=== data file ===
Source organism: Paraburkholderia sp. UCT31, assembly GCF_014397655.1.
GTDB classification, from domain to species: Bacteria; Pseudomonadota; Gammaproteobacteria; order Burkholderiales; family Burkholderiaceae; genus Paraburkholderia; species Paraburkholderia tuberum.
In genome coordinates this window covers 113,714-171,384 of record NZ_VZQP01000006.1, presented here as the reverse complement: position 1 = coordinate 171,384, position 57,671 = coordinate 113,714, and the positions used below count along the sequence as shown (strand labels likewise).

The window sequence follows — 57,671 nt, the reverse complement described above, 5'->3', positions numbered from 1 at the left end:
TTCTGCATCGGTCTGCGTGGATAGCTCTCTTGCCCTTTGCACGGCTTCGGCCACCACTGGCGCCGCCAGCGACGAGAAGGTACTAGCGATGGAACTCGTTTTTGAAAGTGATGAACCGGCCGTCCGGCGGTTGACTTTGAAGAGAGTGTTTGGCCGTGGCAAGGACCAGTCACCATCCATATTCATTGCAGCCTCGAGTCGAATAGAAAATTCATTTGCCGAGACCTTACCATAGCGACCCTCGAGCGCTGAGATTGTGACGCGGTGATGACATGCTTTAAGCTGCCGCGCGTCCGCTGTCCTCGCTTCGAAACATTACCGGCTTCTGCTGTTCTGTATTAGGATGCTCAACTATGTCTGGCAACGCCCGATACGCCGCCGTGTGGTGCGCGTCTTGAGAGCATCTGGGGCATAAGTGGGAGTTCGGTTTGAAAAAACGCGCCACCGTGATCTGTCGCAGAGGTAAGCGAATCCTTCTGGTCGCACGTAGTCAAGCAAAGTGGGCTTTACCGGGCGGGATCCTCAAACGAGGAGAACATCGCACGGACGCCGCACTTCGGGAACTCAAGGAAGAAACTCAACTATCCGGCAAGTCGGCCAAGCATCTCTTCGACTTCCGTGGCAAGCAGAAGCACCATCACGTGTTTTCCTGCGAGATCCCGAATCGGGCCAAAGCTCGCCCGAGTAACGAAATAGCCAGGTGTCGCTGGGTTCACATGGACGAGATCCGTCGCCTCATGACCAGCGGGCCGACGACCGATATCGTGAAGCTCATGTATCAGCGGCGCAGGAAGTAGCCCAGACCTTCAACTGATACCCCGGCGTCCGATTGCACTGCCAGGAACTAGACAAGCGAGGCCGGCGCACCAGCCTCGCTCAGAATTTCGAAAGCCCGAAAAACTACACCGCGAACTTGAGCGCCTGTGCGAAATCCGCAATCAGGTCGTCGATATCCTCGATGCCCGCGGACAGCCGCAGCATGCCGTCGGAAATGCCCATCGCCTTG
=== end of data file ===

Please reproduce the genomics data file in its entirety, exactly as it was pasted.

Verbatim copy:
Source organism: Paraburkholderia sp. UCT31, assembly GCF_014397655.1.
GTDB classification, from domain to species: Bacteria; Pseudomonadota; Gammaproteobacteria; order Burkholderiales; family Burkholderiaceae; genus Paraburkholderia; species Paraburkholderia tuberum.
In genome coordinates this window covers 113,714-171,384 of record NZ_VZQP01000006.1, presented here as the reverse complement: position 1 = coordinate 171,384, position 57,671 = coordinate 113,714, and the positions used below count along the sequence as shown (strand labels likewise).

The window sequence follows — 57,671 nt, the reverse complement described above, 5'->3', positions numbered from 1 at the left end:
TTCTGCATCGGTCTGCGTGGATAGCTCTCTTGCCCTTTGCACGGCTTCGGCCACCACTGGCGCCGCCAGCGACGAGAAGGTACTAGCGATGGAACTCGTTTTTGAAAGTGATGAACCGGCCGTCCGGCGGTTGACTTTGAAGAGAGTGTTTGGCCGTGGCAAGGACCAGTCACCATCCATATTCATTGCAGCCTCGAGTCGAATAGAAAATTCATTTGCCGAGACCTTACCATAGCGACCCTCGAGCGCTGAGATTGTGACGCGGTGATGACATGCTTTAAGCTGCCGCGCGTCCGCTGTCCTCGCTTCGAAACATTACCGGCTTCTGCTGTTCTGTATTAGGATGCTCAACTATGTCTGGCAACGCCCGATACGCCGCCGTGTGGTGCGCGTCTTGAGAGCATCTGGGGCATAAGTGGGAGTTCGGTTTGAAAAAACGCGCCACCGTGATCTGTCGCAGAGGTAAGCGAATCCTTCTGGTCGCACGTAGTCAAGCAAAGTGGGCTTTACCGGGCGGGATCCTCAAACGAGGAGAACATCGCACGGACGCCGCACTTCGGGAACTCAAGGAAGAAACTCAACTATCCGGCAAGTCGGCCAAGCATCTCTTCGACTTCCGTGGCAAGCAGAAGCACCATCACGTGTTTTCCTGCGAGATCCCGAATCGGGCCAAAGCTCGCCCGAGTAACGAAATAGCCAGGTGTCGCTGGGTTCACATGGACGAGATCCGTCGCCTCATGACCAGCGGGCCGACGACCGATATCGTGAAGCTCATGTATCAGCGGCGCAGGAAGTAGCCCAGACCTTCAACTGATACCCCGGCGTCCGATTGCACTGCCAGGAACTAGACAAGCGAGGCCGGCGCACCAGCCTCGCTCAGAATTTCGAAAGCCCGAAAAACTACACCGCGAACTTGAGCGCCTGTGCGAAATCCGCAATCAGGTCGTCGATATCCTCGATGCCCGCGGACAGCCGCAGCATGCCGTCGGAAATGCCCATCGCCTTG